Purpose: Growing evidence suggests that temporal lobe epilepsy (TLE) is a network disease. In this view, the seizure focus may produce measurable deficits in specific cortical functions. Methods: A tactile grating orientation (GrOr) discrimination task associated with parietal lobe function was administered at the index fingertip to 15 subjects with medically intractable TLE and to 19 neurologically normal controls. TLE subjects were tested bilaterally at baseline while taking their usual antiepileptic drugs (AEDs), and off AEDs during inpatient video-EEG monitoring (n = 9). Three subjects also were tested after temporal lobectomy. t Tests were used to compare baseline performance between TLE subjects and controls, and between hands ipsi lateral and contralateral to side of seizure onset, with Bonferroni correction for multiple comparisons. TLE subjects' baseline thresholds were compared with those obtained off AEDs by using a repeated measures analysis of variance. Results: TLE subjects were severely impaired bilaterally on the GrOr task, with mean discrimination thresholds nearly twice those of controls (p ≤ 0.001 for each hand). No significant difference was found in baseline performance between hands (p = 0.37), or between baseline and off-AED testing (p = 0.42). The three subjects tested after temporal lobectomy demonstrated improved performance compared with baseline, but statistics were not performed because of the small subject number. Conclusions: Patients with medically intractable TLE have impaired tactile GrOr discrimination bilaterally that is not due to nonspecific effects of AEDs. This impaired perceptual ability may be reversible with surgical removal of the seizure focus.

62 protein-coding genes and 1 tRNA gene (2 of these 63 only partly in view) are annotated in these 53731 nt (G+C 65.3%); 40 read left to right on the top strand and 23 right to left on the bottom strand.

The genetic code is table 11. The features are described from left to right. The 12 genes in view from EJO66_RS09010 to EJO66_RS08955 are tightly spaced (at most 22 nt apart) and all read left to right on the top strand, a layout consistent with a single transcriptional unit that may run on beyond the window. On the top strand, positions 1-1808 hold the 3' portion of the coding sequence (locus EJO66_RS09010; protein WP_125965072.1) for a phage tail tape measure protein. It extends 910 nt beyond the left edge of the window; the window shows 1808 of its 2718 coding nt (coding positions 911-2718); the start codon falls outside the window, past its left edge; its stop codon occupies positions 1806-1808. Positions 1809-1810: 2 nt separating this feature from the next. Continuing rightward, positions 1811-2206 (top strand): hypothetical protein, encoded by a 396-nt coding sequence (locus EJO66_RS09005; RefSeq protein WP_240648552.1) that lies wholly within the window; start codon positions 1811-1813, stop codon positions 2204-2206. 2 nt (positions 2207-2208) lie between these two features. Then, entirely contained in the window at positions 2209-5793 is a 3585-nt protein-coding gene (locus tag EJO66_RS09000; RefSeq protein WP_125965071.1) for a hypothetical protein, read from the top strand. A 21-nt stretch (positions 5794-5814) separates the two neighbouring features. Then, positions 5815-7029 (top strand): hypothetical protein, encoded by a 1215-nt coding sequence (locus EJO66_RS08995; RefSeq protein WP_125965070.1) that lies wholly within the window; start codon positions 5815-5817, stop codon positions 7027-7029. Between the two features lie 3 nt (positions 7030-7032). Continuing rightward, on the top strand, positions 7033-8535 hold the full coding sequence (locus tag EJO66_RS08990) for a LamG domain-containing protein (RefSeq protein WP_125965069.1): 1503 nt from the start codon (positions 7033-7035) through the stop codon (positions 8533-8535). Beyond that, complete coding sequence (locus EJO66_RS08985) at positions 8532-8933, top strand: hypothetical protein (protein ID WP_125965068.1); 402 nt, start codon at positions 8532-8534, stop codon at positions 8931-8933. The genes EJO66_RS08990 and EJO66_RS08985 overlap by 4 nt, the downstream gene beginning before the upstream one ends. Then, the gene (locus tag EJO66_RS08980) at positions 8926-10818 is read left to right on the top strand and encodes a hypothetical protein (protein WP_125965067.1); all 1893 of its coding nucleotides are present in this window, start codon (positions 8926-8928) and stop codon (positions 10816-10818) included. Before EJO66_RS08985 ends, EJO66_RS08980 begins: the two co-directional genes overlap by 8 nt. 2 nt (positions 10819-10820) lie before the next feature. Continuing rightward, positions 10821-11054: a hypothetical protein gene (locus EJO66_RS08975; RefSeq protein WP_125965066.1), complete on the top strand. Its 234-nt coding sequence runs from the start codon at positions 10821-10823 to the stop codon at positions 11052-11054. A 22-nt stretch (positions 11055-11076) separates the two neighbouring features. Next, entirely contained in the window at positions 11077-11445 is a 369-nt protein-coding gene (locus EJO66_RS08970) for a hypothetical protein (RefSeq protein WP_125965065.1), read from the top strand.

- Spatial acuity
- Temporal lobe epilepsy